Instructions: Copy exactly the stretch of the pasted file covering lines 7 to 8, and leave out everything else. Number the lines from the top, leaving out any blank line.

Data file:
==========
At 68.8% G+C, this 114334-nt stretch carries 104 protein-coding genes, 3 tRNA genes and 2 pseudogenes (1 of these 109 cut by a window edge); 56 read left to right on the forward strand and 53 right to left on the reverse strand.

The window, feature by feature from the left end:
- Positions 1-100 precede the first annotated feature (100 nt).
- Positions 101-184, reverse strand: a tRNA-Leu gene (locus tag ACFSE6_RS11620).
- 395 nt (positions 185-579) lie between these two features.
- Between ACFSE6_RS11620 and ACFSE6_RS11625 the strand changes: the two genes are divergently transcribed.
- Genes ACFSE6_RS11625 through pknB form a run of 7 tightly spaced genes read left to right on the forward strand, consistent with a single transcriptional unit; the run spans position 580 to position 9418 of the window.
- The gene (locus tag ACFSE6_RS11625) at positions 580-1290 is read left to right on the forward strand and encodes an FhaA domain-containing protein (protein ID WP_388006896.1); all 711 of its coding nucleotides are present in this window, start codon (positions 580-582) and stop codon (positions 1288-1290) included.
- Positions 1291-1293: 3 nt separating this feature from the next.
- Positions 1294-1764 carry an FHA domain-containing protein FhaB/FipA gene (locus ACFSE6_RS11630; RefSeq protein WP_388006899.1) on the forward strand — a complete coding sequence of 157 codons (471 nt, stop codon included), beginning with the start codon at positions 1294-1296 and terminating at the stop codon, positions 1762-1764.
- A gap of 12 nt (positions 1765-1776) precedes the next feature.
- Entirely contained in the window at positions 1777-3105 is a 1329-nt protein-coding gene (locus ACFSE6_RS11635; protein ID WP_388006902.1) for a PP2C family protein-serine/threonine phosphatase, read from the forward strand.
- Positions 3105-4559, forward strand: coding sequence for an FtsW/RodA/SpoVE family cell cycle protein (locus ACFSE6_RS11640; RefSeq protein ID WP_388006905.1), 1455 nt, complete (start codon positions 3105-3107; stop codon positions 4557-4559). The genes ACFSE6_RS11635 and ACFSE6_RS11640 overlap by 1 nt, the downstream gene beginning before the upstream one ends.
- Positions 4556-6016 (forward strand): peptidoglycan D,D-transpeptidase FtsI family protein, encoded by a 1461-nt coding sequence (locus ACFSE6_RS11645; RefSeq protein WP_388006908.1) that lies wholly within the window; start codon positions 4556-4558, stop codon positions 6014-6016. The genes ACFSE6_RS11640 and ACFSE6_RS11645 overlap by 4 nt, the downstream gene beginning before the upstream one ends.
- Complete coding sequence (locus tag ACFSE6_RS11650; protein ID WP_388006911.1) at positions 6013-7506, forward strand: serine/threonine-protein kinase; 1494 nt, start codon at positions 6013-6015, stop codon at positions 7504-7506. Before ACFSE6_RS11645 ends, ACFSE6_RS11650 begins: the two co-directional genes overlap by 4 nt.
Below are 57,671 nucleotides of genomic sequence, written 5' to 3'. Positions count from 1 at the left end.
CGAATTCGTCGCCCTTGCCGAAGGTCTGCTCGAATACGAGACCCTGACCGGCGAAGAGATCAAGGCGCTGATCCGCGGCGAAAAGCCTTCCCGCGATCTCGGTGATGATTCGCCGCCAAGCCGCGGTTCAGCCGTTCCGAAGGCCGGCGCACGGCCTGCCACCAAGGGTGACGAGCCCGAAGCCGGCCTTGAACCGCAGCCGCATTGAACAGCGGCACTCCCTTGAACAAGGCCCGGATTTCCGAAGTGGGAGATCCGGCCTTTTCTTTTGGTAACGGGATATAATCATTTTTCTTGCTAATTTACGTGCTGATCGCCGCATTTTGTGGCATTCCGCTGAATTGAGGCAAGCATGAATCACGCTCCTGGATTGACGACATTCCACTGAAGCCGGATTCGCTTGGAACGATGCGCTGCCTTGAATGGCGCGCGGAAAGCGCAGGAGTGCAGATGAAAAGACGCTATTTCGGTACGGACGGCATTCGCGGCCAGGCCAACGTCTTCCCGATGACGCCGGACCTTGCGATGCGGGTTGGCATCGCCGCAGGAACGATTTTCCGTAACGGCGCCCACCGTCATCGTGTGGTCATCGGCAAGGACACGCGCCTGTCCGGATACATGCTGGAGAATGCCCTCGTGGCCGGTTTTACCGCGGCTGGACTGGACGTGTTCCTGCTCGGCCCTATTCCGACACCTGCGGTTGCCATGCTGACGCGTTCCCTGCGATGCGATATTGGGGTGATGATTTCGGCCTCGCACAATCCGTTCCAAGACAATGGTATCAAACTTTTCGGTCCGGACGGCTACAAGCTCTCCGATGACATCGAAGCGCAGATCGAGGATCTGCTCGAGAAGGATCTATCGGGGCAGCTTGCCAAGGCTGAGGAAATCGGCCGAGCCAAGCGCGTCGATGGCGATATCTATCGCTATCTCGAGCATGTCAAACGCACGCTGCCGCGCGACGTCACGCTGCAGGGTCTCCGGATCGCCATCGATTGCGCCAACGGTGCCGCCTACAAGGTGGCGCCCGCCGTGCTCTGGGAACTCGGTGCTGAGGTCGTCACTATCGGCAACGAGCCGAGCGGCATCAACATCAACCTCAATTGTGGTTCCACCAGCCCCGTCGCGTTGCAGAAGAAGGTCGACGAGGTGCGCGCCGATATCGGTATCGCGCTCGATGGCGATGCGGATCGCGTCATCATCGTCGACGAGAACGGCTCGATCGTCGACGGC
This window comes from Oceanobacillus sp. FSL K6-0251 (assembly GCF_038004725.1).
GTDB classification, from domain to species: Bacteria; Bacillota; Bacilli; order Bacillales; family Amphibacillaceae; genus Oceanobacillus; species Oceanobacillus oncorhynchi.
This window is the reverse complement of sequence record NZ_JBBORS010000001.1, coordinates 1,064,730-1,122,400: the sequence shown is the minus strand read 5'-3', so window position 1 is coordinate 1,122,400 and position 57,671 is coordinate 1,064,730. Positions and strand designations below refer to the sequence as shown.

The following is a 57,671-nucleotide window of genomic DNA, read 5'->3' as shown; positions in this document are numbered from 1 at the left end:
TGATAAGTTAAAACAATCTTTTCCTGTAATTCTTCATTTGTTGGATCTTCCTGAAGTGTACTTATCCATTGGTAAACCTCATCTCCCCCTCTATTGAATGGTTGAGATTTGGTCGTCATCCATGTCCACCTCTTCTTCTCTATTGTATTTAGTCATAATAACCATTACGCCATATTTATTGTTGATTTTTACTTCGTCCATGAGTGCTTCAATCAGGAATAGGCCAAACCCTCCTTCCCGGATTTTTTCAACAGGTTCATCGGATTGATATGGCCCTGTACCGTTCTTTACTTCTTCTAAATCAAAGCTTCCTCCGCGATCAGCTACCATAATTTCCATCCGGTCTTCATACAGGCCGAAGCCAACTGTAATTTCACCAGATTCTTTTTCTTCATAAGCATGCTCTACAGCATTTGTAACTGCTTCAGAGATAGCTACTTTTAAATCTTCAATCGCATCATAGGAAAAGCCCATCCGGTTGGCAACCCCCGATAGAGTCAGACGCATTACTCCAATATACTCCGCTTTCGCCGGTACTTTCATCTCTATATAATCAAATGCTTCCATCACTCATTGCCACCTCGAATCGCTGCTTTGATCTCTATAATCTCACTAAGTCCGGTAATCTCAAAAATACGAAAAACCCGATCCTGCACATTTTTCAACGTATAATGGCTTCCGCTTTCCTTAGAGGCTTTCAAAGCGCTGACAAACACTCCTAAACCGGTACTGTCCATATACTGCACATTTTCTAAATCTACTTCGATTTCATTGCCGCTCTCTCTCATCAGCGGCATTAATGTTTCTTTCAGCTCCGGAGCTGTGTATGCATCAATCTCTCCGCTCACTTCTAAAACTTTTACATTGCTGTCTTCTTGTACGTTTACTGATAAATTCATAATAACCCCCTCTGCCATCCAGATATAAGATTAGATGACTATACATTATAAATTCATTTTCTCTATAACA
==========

- Genes ACFSE6_RS11625 through pknB form a run of 7 tightly spaced genes read left to right on the forward strand, consistent with a single transcriptional unit; the run spans position 580 to position 9418 of the window.
- The gene (locus tag ACFSE6_RS11625) at positions 580-1290 is read left to right on the forward strand and encodes an FhaA domain-containing protein (protein ID WP_388006896.1); all 711 of its coding nucleotides are present in this window, start codon (positions 580-582) and stop codon (positions 1288-1290) included.